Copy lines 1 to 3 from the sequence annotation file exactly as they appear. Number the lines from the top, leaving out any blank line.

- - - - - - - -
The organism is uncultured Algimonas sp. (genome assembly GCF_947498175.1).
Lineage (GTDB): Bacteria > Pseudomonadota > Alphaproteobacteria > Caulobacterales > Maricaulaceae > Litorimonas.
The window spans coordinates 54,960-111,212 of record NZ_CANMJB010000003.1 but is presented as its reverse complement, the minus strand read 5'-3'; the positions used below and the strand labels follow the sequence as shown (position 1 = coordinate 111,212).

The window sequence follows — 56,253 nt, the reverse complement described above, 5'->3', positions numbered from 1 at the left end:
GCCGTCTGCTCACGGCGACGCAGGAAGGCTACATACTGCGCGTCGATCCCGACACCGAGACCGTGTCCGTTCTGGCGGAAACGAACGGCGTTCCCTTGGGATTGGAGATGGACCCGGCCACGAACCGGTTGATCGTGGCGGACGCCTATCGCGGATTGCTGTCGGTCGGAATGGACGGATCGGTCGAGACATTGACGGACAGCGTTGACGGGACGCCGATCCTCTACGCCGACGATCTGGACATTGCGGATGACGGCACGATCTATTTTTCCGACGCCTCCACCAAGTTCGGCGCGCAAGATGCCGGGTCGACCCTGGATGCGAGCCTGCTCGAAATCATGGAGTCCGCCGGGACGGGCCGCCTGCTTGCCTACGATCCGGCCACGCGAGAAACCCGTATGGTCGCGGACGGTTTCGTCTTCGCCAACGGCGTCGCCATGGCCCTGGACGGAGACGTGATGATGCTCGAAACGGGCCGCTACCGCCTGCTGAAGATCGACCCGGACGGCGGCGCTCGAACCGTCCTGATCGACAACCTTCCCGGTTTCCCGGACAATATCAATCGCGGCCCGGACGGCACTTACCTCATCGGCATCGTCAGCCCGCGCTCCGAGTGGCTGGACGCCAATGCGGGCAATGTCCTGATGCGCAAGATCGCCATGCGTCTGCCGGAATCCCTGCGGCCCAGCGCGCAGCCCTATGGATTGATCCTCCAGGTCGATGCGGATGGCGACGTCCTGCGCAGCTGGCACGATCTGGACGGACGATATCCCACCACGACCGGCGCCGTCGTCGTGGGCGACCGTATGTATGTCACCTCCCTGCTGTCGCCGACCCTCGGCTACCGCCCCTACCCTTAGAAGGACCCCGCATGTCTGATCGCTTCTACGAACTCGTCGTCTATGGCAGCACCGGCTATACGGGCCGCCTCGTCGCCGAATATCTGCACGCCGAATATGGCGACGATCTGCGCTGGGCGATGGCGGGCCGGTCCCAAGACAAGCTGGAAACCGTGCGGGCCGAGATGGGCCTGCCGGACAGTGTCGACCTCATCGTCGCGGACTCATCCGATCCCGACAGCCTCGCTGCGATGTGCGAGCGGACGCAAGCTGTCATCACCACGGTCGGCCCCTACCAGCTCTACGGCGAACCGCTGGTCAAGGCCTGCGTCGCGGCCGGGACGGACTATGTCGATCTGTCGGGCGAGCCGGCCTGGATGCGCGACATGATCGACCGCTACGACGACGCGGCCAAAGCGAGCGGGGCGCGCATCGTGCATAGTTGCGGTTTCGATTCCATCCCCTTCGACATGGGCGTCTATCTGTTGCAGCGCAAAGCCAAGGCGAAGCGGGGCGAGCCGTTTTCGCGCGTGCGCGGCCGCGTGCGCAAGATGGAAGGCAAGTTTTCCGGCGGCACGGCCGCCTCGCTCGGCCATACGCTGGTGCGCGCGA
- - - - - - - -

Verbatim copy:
The organism is uncultured Algimonas sp. (genome assembly GCF_947498175.1).
Lineage (GTDB): Bacteria > Pseudomonadota > Alphaproteobacteria > Caulobacterales > Maricaulaceae > Litorimonas.
The window spans coordinates 54,960-111,212 of record NZ_CANMJB010000003.1 but is presented as its reverse complement, the minus strand read 5'-3'; the positions used below and the strand labels follow the sequence as shown (position 1 = coordinate 111,212).